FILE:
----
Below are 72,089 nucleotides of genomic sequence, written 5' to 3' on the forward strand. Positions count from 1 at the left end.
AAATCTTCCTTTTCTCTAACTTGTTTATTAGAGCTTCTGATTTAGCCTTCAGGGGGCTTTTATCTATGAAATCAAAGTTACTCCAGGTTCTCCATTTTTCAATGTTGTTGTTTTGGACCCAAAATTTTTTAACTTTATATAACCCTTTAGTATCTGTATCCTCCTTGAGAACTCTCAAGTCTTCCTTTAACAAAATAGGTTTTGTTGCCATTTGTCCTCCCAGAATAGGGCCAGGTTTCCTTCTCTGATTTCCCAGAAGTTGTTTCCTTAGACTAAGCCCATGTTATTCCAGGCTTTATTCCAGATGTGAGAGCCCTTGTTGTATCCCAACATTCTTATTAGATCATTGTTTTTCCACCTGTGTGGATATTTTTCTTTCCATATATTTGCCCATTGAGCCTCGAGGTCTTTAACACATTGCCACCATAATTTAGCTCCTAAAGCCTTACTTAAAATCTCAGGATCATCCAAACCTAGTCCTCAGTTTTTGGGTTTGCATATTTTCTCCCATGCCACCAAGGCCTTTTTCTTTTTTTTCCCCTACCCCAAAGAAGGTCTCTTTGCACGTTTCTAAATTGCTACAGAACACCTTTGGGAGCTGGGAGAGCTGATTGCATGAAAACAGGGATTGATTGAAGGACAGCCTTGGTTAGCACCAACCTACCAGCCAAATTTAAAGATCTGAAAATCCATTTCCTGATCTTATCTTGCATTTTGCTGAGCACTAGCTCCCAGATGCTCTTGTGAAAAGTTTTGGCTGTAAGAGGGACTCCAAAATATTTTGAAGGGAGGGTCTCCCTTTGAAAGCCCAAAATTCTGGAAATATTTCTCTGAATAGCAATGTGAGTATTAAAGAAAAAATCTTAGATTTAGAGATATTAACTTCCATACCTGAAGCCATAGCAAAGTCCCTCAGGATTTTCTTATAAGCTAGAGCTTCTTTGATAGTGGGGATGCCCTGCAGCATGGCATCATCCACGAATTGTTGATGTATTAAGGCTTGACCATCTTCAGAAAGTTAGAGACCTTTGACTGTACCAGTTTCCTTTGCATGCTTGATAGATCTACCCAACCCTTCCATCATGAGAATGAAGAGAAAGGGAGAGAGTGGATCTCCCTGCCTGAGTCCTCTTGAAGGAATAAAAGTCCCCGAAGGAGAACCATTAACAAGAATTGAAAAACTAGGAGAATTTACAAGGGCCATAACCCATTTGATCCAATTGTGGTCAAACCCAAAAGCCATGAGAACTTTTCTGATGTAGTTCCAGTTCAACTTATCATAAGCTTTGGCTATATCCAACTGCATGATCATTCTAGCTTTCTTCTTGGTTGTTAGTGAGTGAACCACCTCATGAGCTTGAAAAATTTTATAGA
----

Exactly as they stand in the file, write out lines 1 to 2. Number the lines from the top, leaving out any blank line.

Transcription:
Below are 72,089 nucleotides of genomic sequence, written 5' to 3' on the forward strand. Positions count from 1 at the left end.
AAATCTTCCTTTTCTCTAACTTGTTTATTAGAGCTTCTGATTTAGCCTTCAGGGGGCTTTTATCTATGAAATCAAAGTTACTCCAGGTTCTCCATTTTTCAATGTTGTTGTTTTGGACCCAAAATTTTTTAACTTTATATAACCCTTTAGTATCTGTATCCTCCTTGAGAACTCTCAAGTCTTCCTTTAACAAAATAGGTTTTGTTGCCATTTGTCCTCCCAGAATAGGGCCAGGTTTCCTTCTCTGATTTCCCAGAAGTTGTTTCCTTAGACTAAGCCCATGTTATTCCAGGCTTTATTCCAGATGTGAGAGCCCTTGTTGTATCCCAACATTCTTATTAGATCATTGTTTTTCCACCTGTGTGGATATTTTTCTTTCCATATATTTGCCCATTGAGCCTCGAGGTCTTTAACACATTGCCACCATAATTTAGCTCCTAAAGCCTTACTTAAAATCTCAGGATCATCCAAACCTAGTCCTCAGTTTTTGGGTTTGCATATTTTCTCCCATGCCACCAAGGCCTTTTTCTTTTTTTTCCCCTACCCCAAAGAAGGTCTCTTTGCACGTTTCTAAATTGCTACAGAACACCTTTGGGAGCTGGGAGAGCTGATTGCATGAAAACAGGGATTGATTGAAGGACAGCCTTGGTTAGCACCAACCTACCAGCCAAATTTAAAGATCTGAAAATCCATTTCCTGATCTTATCTTGCATTTTGCTGAGCACTAGCTCCCAGATGCTCTTGTGAAAAGTTTTGGCTGTAAGAGGGACTCCAAAATATTTTGAAGGGAGGGTCTCCCTTTGAAAGCCCAAAATTCTGGAAATATTTCTCTGAATAGCAATGTGAGTATTAAAGAAAAAATCTTAGATTTAGAGATATTAACTTCCATACCTGAAGCCATAGCAAAGTCCCTCAGGATTTTCTTATAAGCTAGAGCTTCTTTGATAGTGGGGATGCCCTGCAGCATGGCATCATCCACGAATTGTTGATGTATTAAGGCTTGACCATCTTCAGAAAGTTAGAGACCTTTGACTGTACCAGTTTCCTTTGCATGCTTGATAGATCTACCCAACCCTTCCATCATGAGAATGAAGAGAAAGGGAGAGAGTGGATCTCCCTGCCTGAGTCCTCTTGAAGGAATAAAAGTCCCCGAAGGAGAACCATTAACAAGAATTGAAAAACTAGGAGAATTTACAAGGGCCATAACCCATTTGATCCAATTGTGGTCAAACCCAAAAGCCATGAGAACTTTTCTGATGTAGTTCCAGTTCAACTTATCATAAGCTTTGGCTATATCCAACTGCATGATCATTCTAGCTTTCTTCTTGGTTGTTAGTGAGTGAACCACCTCATGAGCTTGAAAAATTTTATAGA